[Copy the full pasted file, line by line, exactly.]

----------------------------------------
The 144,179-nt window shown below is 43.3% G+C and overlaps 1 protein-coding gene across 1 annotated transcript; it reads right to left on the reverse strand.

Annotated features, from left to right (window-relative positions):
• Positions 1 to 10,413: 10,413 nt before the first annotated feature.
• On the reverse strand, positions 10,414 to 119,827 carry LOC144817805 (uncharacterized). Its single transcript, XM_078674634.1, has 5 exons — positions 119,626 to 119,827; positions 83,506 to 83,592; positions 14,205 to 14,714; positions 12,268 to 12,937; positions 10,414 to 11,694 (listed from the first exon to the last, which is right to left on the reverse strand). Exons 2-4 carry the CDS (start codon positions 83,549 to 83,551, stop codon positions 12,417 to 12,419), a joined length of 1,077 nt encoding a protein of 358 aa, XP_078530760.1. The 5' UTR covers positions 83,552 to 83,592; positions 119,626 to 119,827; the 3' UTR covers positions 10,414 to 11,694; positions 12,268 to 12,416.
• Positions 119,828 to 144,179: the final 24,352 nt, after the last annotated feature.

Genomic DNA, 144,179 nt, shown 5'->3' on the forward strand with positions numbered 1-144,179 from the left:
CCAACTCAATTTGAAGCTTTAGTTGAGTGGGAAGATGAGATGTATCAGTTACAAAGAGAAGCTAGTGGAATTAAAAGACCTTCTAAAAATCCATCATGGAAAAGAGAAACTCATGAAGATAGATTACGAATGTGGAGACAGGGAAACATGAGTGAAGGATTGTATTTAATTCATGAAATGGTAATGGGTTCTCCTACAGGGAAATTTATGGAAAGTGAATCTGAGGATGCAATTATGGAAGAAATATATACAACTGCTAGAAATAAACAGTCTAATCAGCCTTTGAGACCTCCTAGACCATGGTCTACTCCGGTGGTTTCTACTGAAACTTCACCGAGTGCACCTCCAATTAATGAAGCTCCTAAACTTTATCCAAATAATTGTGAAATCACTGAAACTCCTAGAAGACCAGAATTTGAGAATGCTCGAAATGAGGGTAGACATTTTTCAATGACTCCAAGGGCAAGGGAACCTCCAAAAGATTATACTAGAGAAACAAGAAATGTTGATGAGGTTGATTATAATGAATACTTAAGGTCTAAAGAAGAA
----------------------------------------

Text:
The 144,179-nt window shown below is 43.3% G+C and overlaps 1 protein-coding gene across 1 annotated transcript; it reads right to left on the reverse strand.

Annotated features, from left to right (window-relative positions):
• Positions 1 to 10,413: 10,413 nt before the first annotated feature.
• On the reverse strand, positions 10,414 to 119,827 carry LOC144817805 (uncharacterized). Its single transcript, XM_078674634.1, has 5 exons — positions 119,626 to 119,827; positions 83,506 to 83,592; positions 14,205 to 14,714; positions 12,268 to 12,937; positions 10,414 to 11,694 (listed from the first exon to the last, which is right to left on the reverse strand). Exons 2-4 carry the CDS (start codon positions 83,549 to 83,551, stop codon positions 12,417 to 12,419), a joined length of 1,077 nt encoding a protein of 358 aa, XP_078530760.1. The 5' UTR covers positions 83,552 to 83,592; positions 119,626 to 119,827; the 3' UTR covers positions 10,414 to 11,694; positions 12,268 to 12,416.
• Positions 119,828 to 144,179: the final 24,352 nt, after the last annotated feature.

Genomic DNA, 144,179 nt, shown 5'->3' on the forward strand with positions numbered 1-144,179 from the left:
CCAACTCAATTTGAAGCTTTAGTTGAGTGGGAAGATGAGATGTATCAGTTACAAAGAGAAGCTAGTGGAATTAAAAGACCTTCTAAAAATCCATCATGGAAAAGAGAAACTCATGAAGATAGATTACGAATGTGGAGACAGGGAAACATGAGTGAAGGATTGTATTTAATTCATGAAATGGTAATGGGTTCTCCTACAGGGAAATTTATGGAAAGTGAATCTGAGGATGCAATTATGGAAGAAATATATACAACTGCTAGAAATAAACAGTCTAATCAGCCTTTGAGACCTCCTAGACCATGGTCTACTCCGGTGGTTTCTACTGAAACTTCACCGAGTGCACCTCCAATTAATGAAGCTCCTAAACTTTATCCAAATAATTGTGAAATCACTGAAACTCCTAGAAGACCAGAATTTGAGAATGCTCGAAATGAGGGTAGACATTTTTCAATGACTCCAAGGGCAAGGGAACCTCCAAAAGATTATACTAGAGAAACAAGAAATGTTGATGAGGTTGATTATAATGAATACTTAAGGTCTAAAGAAGAA